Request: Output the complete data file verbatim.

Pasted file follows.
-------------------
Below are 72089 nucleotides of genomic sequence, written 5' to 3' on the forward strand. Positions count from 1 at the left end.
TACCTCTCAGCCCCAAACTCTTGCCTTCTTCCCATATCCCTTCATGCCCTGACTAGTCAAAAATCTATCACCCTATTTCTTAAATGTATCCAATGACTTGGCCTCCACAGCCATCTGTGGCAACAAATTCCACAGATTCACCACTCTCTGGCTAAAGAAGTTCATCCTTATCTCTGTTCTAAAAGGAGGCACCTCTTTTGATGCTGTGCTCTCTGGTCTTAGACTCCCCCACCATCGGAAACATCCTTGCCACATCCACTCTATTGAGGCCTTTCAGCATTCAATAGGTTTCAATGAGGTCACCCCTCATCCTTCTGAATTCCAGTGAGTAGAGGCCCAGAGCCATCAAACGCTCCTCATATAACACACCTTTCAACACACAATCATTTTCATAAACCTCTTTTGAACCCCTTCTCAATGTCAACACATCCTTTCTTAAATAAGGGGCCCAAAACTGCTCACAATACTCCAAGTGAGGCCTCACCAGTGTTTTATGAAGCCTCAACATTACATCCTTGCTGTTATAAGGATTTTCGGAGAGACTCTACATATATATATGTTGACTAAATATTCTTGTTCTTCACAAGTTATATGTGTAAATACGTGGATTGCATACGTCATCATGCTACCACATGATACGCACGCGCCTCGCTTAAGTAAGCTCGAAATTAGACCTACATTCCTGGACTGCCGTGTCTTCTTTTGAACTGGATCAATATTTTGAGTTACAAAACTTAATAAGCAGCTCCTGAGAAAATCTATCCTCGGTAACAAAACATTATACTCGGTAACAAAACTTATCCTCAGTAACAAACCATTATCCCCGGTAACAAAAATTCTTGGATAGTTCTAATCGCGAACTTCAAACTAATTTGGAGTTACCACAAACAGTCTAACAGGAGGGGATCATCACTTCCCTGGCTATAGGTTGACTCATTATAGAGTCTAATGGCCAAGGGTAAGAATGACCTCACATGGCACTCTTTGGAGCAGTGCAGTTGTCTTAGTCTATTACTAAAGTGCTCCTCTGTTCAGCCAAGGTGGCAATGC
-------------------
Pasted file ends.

Below are 72089 nucleotides of genomic sequence, written 5' to 3' on the forward strand. Positions count from 1 at the left end.
TACCTCTCAGCCCCAAACTCTTGCCTTCTTCCCATATCCCTTCATGCCCTGACTAGTCAAAAATCTATCACCCTATTTCTTAAATGTATCCAATGACTTGGCCTCCACAGCCATCTGTGGCAACAAATTCCACAGATTCACCACTCTCTGGCTAAAGAAGTTCATCCTTATCTCTGTTCTAAAAGGAGGCACCTCTTTTGATGCTGTGCTCTCTGGTCTTAGACTCCCCCACCATCGGAAACATCCTTGCCACATCCACTCTATTGAGGCCTTTCAGCATTCAATAGGTTTCAATGAGGTCACCCCTCATCCTTCTGAATTCCAGTGAGTAGAGGCCCAGAGCCATCAAACGCTCCTCATATAACACACCTTTCAACACACAATCATTTTCATAAACCTCTTTTGAACCCCTTCTCAATGTCAACACATCCTTTCTTAAATAAGGGGCCCAAAACTGCTCACAATACTCCAAGTGAGGCCTCACCAGTGTTTTATGAAGCCTCAACATTACATCCTTGCTGTTATAAGGATTTTCGGAGAGACTCTACATATATATATGTTGACTAAATATTCTTGTTCTTCACAAGTTATATGTGTAAATACGTGGATTGCATACGTCATCATGCTACCACATGATACGCACGCGCCTCGCTTAAGTAAGCTCGAAATTAGACCTACATTCCTGGACTGCCGTGTCTTCTTTTGAACTGGATCAATATTTTGAGTTACAAAACTTAATAAGCAGCTCCTGAGAAAATCTATCCTCGGTAACAAAACATTATACTCGGTAACAAAACTTATCCTCAGTAACAAACCATTATCCCCGGTAACAAAAATTCTTGGATAGTTCTAATCGCGAACTTCAAACTAATTTGGAGTTACCACAAACAGTCTAACAGGAGGGGATCATCACTTCCCTGGCTATAGGTTGACTCATTATAGAGTCTAATGGCCAAGGGTAAGAATGACCTCACATGGCACTCTTTGGAGCAGTGCAGTTGTCTTAGTCTATTACTAAAGTGCTCCTCTGTTCAGCCAAGGTGGCAATGC